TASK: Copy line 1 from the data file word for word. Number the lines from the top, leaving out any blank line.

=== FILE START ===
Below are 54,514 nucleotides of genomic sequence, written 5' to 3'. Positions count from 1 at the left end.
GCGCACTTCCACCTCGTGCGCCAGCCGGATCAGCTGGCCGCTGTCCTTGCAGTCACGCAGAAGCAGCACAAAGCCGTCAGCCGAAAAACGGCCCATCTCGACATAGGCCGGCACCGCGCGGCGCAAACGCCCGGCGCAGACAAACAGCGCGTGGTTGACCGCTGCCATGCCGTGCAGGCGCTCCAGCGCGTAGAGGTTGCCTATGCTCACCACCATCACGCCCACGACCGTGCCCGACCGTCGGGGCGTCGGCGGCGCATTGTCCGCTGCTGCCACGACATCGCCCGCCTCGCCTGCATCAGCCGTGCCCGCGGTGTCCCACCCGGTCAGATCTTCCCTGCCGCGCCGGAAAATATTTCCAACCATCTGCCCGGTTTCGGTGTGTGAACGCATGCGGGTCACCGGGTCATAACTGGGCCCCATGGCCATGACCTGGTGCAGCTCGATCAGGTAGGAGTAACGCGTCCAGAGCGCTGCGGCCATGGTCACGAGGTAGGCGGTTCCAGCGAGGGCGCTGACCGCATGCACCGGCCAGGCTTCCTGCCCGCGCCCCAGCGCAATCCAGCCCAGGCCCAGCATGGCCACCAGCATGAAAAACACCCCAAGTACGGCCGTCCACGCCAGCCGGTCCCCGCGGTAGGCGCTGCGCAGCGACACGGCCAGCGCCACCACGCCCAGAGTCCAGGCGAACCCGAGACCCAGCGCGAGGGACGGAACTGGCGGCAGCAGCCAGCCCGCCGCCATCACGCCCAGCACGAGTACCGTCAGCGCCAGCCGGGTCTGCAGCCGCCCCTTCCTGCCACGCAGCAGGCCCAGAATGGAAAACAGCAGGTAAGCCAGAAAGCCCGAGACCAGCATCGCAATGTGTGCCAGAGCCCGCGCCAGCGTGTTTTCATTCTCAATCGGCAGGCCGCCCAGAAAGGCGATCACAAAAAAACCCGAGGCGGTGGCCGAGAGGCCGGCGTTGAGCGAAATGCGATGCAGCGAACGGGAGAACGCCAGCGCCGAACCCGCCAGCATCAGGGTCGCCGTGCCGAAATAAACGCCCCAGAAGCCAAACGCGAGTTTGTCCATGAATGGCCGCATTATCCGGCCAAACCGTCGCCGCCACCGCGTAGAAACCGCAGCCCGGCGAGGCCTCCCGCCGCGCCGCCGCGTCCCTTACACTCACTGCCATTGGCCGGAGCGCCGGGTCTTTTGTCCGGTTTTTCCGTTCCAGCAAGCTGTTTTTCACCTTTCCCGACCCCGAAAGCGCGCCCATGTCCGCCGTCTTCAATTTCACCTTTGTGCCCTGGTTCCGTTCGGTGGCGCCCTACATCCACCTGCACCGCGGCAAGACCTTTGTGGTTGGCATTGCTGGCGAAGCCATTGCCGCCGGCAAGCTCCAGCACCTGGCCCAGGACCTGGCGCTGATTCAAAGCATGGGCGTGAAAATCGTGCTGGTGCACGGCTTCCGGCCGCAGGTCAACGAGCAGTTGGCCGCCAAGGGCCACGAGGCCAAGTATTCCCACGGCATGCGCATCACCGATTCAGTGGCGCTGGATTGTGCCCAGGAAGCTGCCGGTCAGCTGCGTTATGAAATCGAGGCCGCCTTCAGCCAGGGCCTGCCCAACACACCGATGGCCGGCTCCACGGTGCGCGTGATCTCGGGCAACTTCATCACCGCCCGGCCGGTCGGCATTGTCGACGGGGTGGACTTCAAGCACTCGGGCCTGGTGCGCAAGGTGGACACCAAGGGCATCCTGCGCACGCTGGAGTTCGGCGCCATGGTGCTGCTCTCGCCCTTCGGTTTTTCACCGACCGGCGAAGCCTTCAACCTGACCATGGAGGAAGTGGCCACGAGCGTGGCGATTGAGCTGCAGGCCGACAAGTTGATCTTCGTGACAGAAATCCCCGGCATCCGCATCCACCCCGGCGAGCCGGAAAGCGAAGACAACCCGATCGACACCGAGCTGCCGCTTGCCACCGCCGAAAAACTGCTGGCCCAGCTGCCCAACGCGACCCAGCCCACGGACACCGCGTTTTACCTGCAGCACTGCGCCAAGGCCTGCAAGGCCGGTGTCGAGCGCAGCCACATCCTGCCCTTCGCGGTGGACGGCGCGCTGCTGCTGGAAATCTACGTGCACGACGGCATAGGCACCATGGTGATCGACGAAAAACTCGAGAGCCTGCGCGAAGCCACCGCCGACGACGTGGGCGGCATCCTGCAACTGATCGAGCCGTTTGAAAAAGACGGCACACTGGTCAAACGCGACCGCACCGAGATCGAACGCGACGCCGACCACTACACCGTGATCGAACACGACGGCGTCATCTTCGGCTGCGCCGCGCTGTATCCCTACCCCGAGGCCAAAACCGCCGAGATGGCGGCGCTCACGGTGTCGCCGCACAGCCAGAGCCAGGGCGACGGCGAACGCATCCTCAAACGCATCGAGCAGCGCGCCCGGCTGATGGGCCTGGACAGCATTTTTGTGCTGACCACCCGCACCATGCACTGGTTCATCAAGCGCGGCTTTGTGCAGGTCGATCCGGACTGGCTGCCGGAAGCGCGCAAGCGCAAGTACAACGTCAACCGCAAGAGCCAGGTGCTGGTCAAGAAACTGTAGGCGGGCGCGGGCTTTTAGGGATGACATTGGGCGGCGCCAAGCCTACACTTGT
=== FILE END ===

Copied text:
Below are 54,514 nucleotides of genomic sequence, written 5' to 3'. Positions count from 1 at the left end.